[W]hile organization isn't everything, disorganization isn't anything.
-- SenatorDaniel Patrick Moynihan
Foreign economic policy in the United States is shaped not systematically, but almost by accident. It is a least common denominator, worked out, as some have so aptly put it, by a kind of guerrilla warfare among the Departments of State, Treasury, Agriculture, the Federal Reserve Board, and a whole host of other Executive Branch agencies.
--former Senator Lloyd Bentsen
The society of the United States is hopelessly pluralistic. Reflecting this situation, the strengths and weaknesses of American society and government are inherent in the international economic policymaking process. In a democracy with a population whose interests are so diverse, there is a degree of virtue and logic in providing each of several constituencies a designated pipeline to the decision-making process. The downside is a large, shifting, and overlapping organization. Despite this untidiness, the process often works efficiently, blending contrasting views into a consensus that serves the national interest reasonably well and attracts widespread support. But when the system is working poorly, policy usually is delayed, deficient, or both.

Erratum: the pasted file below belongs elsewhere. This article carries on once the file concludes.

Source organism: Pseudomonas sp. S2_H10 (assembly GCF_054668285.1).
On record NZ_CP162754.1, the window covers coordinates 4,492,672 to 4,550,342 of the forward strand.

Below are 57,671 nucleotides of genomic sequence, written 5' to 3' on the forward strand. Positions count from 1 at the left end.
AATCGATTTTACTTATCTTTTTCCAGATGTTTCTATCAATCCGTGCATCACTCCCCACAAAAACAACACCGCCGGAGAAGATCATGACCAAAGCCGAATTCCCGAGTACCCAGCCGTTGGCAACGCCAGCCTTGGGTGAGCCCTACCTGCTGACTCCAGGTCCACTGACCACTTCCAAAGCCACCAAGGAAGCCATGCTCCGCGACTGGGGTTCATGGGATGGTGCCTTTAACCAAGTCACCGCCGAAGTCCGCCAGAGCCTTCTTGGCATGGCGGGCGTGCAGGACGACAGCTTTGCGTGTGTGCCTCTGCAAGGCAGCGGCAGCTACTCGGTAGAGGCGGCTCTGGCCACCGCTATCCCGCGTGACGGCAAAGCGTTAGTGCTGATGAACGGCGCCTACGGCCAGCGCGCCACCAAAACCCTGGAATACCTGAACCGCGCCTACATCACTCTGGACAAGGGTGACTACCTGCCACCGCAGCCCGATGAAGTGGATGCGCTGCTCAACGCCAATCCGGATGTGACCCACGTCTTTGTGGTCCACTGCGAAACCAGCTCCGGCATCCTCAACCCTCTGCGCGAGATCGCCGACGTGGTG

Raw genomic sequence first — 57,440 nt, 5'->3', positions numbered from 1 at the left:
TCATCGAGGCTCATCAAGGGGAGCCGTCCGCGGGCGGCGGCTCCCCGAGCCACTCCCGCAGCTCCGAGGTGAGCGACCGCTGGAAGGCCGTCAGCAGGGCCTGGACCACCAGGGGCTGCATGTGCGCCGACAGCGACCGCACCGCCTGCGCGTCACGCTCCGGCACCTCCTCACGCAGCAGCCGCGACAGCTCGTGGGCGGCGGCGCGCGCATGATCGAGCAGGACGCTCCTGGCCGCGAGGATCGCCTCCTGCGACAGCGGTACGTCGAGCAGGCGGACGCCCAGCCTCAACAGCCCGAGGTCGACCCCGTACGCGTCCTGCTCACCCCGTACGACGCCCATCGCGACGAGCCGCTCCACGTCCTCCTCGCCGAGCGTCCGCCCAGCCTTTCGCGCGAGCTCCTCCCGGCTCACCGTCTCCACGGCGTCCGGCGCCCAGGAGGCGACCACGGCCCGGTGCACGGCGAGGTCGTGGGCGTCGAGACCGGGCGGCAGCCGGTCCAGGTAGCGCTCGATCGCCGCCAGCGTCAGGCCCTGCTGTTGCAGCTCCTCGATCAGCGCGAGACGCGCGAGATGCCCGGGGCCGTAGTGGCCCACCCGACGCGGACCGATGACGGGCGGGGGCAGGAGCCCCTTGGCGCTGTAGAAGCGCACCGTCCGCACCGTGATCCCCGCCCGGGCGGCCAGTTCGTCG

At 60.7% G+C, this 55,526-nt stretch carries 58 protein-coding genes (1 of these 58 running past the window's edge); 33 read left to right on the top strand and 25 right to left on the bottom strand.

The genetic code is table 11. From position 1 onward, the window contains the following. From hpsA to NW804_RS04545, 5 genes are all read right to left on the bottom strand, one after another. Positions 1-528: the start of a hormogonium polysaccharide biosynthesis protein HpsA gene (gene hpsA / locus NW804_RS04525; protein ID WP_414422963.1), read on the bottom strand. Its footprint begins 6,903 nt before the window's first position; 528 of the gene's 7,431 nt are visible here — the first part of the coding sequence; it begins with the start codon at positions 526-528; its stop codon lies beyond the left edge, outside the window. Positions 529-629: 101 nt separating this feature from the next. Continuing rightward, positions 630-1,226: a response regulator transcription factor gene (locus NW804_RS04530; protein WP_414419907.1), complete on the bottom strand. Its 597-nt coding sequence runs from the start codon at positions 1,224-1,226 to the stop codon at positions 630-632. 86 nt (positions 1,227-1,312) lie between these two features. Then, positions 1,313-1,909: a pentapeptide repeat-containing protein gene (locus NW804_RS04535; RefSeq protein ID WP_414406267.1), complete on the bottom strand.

At the onset, it should be noted that it is natural for one's perception that organization is either excellent or inept to be linked to one's opinions of the policy substance that has been produced. If one is pleased with substance, he